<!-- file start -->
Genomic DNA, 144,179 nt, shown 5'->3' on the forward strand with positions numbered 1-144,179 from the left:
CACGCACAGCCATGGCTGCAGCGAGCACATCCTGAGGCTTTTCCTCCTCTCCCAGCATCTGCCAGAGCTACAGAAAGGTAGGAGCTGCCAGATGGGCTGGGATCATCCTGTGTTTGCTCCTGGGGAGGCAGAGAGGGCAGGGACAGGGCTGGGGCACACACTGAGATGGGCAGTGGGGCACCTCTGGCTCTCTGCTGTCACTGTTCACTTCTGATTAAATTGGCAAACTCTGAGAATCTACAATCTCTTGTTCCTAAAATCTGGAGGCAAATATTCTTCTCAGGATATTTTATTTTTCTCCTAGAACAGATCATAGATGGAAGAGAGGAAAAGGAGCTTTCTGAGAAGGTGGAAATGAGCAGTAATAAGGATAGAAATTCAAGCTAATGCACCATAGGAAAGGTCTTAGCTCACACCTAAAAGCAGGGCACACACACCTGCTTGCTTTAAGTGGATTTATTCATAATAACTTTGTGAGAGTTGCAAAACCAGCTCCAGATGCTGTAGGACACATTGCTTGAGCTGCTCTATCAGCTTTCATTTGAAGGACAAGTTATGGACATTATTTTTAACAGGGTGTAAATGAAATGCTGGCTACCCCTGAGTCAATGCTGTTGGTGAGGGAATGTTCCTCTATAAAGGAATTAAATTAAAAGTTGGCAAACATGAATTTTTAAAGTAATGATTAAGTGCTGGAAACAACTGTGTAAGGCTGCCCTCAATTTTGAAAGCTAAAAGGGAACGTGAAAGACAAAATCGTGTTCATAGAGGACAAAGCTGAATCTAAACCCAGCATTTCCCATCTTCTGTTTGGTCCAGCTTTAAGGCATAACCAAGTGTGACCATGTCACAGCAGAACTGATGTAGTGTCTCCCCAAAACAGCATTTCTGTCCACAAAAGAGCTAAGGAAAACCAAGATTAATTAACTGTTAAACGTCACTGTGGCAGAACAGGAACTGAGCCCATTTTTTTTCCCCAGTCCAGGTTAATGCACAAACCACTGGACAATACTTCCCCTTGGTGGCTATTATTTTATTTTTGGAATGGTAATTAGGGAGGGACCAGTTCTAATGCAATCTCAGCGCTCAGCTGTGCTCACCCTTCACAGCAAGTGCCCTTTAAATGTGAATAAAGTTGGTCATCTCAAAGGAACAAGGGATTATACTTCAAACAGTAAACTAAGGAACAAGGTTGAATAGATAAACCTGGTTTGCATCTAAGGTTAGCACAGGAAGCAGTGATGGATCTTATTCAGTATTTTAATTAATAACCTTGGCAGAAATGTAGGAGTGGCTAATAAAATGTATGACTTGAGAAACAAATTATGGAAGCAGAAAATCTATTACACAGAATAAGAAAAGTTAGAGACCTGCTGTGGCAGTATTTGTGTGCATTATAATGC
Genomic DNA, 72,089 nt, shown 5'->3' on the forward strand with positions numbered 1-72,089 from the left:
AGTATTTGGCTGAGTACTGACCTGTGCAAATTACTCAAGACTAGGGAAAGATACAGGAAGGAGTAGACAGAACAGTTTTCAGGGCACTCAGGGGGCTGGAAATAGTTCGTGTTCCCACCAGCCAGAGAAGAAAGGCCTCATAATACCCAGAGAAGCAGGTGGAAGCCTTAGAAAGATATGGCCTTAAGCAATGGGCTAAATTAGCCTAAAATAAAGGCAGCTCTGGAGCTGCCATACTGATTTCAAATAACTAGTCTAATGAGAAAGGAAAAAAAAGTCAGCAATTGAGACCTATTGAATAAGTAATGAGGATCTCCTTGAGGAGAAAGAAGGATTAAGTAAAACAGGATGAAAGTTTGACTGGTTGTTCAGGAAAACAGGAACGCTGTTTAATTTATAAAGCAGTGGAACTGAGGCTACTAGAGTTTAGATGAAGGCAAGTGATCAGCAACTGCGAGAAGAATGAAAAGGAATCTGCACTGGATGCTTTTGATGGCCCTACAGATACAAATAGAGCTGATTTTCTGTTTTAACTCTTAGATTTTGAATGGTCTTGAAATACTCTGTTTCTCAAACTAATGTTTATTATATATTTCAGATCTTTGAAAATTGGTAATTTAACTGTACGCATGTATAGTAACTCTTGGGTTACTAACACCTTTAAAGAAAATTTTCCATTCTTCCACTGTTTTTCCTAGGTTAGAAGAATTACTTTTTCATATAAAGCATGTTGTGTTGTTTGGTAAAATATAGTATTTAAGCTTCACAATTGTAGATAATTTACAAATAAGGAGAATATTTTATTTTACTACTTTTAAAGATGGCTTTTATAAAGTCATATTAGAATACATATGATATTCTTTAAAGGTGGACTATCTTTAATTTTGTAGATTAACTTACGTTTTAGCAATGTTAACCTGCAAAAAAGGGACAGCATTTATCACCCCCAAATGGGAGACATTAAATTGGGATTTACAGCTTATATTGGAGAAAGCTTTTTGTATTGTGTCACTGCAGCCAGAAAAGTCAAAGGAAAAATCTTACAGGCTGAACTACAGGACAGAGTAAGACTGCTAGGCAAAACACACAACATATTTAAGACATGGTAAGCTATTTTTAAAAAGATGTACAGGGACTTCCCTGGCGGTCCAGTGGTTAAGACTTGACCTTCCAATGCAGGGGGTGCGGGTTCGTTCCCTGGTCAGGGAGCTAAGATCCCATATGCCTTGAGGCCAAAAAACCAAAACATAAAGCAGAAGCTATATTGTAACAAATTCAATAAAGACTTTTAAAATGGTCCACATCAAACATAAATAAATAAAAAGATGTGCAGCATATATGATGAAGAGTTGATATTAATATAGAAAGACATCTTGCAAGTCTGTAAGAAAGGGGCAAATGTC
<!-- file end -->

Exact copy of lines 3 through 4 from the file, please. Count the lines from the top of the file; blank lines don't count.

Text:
Genomic DNA, 72,089 nt, shown 5'->3' on the forward strand with positions numbered 1-72,089 from the left:
AGTATTTGGCTGAGTACTGACCTGTGCAAATTACTCAAGACTAGGGAAAGATACAGGAAGGAGTAGACAGAACAGTTTTCAGGGCACTCAGGGGGCTGGAAATAGTTCGTGTTCCCACCAGCCAGAGAAGAAAGGCCTCATAATACCCAGAGAAGCAGGTGGAAGCCTTAGAAAGATATGGCCTTAAGCAATGGGCTAAATTAGCCTAAAATAAAGGCAGCTCTGGAGCTGCCATACTGATTTCAAATAACTAGTCTAATGAGAAAGGAAAAAAAAGTCAGCAATTGAGACCTATTGAATAAGTAATGAGGATCTCCTTGAGGAGAAAGAAGGATTAAGTAAAACAGGATGAAAGTTTGACTGGTTGTTCAGGAAAACAGGAACGCTGTTTAATTTATAAAGCAGTGGAACTGAGGCTACTAGAGTTTAGATGAAGGCAAGTGATCAGCAACTGCGAGAAGAATGAAAAGGAATCTGCACTGGATGCTTTTGATGGCCCTACAGATACAAATAGAGCTGATTTTCTGTTTTAACTCTTAGATTTTGAATGGTCTTGAAATACTCTGTTTCTCAAACTAATGTTTATTATATATTTCAGATCTTTGAAAATTGGTAATTTAACTGTACGCATGTATAGTAACTCTTGGGTTACTAACACCTTTAAAGAAAATTTTCCATTCTTCCACTGTTTTTCCTAGGTTAGAAGAATTACTTTTTCATATAAAGCATGTTGTGTTGTTTGGTAAAATATAGTATTTAAGCTTCACAATTGTAGATAATTTACAAATAAGGAGAATATTTTATTTTACTACTTTTAAAGATGGCTTTTATAAAGTCATATTAGAATACATATGATATTCTTTAAAGGTGGACTATCTTTAATTTTGTAGATTAACTTACGTTTTAGCAATGTTAACCTGCAAAAAAGGGACAGCATTTATCACCCCCAAATGGGAGACATTAAATTGGGATTTACAGCTTATATTGGAGAAAGCTTTTTGTATTGTGTCACTGCAGCCAGAAAAGTCAAAGGAAAAATCTTACAGGCTGAACTACAGGACAGAGTAAGACTGCTAGGCAAAACACACAACATATTTAAGACATGGTAAGCTATTTTTAAAAAGATGTACAGGGACTTCCCTGGCGGTCCAGTGGTTAAGACTTGACCTTCCAATGCAGGGGGTGCGGGTTCGTTCCCTGGTCAGGGAGCTAAGATCCCATATGCCTTGAGGCCAAAAAACCAAAACATAAAGCAGAAGCTATATTGTAACAAATTCAATAAAGACTTTTAAAATGGTCCACATCAAACATAAATAAATAAAAAGATGTGCAGCATATATGATGAAGAGTTGATATTAATATAGAAAGACATCTTGCAAGTCTGTAAGAAAGGGGCAAATGTC